The spacecraft is expected to make 20 passes through April 2017, making one orbit every seven days. During these dives, the spacecraft will observe the planet's moons, and sample particles and gases from the outskirts of the rings. After the final mission is complete, Cassini will then head down, to the planet itself, falling into its gassy atmosphere until increasingly high atmospheric pressure crushes the spacecraft.
Initially, Cassini will approach a fainter ring formed by particles from the meteor bombardment of two mini moons. Then it will move toward the more substantial F ring, according to scientists at NASA's Jet Propulsion Laboratory in Pasadena, California.
"Even though we're flying closer to the F ring than we ever have, we'll still be more than 4,850 miles (7,800 kilometers) distant," project manager Earl Maize said in a statement. "There's very little concern over dust hazard at that range."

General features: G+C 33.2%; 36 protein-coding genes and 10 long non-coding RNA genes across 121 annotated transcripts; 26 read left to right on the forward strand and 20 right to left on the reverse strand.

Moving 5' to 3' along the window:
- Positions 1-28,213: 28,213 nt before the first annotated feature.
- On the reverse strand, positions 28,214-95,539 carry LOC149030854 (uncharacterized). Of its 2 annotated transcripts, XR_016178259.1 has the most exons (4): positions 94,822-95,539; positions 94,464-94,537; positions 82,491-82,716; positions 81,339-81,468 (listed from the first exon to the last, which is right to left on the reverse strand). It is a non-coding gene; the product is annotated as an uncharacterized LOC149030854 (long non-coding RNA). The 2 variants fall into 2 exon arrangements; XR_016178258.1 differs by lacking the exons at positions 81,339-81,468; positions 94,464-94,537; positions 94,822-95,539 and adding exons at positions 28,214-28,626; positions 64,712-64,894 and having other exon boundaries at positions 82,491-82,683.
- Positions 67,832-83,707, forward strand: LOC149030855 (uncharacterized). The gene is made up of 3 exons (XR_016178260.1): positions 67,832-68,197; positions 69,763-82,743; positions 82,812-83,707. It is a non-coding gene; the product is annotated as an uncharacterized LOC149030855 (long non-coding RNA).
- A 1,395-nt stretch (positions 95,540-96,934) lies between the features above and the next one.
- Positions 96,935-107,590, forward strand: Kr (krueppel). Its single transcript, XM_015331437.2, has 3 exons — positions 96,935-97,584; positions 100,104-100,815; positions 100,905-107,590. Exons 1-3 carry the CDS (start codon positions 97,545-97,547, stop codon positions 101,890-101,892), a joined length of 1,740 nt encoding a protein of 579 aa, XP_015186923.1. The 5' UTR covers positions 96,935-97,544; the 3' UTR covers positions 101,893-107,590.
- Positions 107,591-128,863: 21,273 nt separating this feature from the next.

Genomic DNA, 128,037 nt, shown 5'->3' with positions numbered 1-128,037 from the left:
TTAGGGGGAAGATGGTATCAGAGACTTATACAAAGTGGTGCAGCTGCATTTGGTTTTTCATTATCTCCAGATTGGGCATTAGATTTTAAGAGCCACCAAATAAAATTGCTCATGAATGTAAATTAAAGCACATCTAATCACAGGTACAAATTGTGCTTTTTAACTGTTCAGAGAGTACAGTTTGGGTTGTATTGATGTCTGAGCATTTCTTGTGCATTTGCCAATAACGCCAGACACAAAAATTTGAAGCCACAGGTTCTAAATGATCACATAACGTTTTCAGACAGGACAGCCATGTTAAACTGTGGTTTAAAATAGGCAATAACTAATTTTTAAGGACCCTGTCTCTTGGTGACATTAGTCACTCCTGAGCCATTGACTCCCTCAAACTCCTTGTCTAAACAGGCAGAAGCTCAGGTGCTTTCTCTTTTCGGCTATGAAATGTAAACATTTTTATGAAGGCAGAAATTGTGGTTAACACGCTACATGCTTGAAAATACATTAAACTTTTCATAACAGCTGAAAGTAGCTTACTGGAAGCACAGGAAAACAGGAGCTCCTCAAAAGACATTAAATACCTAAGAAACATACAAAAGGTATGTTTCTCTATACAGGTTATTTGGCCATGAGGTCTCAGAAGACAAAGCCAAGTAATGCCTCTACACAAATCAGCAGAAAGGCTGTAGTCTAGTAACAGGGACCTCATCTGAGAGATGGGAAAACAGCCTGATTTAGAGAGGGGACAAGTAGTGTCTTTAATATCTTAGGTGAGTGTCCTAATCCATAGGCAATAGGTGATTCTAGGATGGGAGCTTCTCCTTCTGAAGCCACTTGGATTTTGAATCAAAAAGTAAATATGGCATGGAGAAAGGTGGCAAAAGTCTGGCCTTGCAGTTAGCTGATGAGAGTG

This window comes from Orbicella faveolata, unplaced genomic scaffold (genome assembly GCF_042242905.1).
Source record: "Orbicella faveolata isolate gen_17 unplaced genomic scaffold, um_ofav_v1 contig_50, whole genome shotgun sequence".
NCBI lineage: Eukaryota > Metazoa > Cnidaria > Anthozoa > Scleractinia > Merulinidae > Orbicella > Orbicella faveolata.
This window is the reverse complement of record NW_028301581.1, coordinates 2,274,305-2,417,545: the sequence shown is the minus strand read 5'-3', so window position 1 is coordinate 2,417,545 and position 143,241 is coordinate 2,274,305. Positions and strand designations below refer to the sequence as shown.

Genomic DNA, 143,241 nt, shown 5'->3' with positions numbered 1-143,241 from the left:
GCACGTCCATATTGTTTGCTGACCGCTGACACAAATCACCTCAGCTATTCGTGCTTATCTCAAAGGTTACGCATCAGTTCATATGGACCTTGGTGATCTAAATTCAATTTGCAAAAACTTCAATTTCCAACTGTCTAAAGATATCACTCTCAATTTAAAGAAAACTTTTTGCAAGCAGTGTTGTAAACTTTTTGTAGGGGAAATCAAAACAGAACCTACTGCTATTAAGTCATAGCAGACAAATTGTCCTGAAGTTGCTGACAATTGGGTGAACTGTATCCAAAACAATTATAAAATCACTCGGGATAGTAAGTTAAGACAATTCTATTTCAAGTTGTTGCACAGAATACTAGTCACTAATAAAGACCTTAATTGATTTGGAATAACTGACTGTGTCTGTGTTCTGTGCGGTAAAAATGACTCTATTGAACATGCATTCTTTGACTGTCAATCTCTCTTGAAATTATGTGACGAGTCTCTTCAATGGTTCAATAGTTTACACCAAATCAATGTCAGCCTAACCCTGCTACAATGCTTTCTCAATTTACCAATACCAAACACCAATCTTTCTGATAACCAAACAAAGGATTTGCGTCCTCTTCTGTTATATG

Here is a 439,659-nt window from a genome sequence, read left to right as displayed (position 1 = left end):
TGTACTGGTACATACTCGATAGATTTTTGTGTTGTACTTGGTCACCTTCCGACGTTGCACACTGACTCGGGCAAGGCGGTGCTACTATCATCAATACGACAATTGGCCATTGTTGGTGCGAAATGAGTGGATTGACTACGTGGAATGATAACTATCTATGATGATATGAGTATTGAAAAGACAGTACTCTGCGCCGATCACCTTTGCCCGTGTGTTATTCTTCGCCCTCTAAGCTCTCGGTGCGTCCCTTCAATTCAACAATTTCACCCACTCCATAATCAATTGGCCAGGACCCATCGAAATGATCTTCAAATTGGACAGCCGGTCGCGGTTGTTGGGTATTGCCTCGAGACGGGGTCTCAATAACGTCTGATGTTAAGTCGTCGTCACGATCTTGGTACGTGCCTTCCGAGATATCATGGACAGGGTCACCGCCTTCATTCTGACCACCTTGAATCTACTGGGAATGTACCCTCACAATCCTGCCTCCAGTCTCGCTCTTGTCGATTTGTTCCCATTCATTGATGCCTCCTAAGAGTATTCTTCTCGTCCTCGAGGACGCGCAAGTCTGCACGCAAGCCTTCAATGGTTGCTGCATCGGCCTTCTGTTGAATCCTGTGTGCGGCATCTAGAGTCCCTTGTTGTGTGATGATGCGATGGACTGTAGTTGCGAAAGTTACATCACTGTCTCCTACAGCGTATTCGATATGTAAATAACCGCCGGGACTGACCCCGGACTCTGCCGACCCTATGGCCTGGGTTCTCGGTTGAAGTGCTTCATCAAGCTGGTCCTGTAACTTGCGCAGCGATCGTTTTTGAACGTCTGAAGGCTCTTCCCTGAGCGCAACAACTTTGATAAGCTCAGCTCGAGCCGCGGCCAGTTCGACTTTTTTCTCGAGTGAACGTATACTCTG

Initially developed in the 1980s, Cassini was launched from Cape Canaveral in 1997, and reached its orbit near Saturn in 2004. It has logged more than 2 billion miles, and launched the Titan lander Huygens in 2005. Now it is running out of fuel and will soon go dark. Prior to that, the spacecraft will be instructed to enter Saturn's atmosphere and continue to observe, sample and send data back to Earth before its inevitable end in late 2017.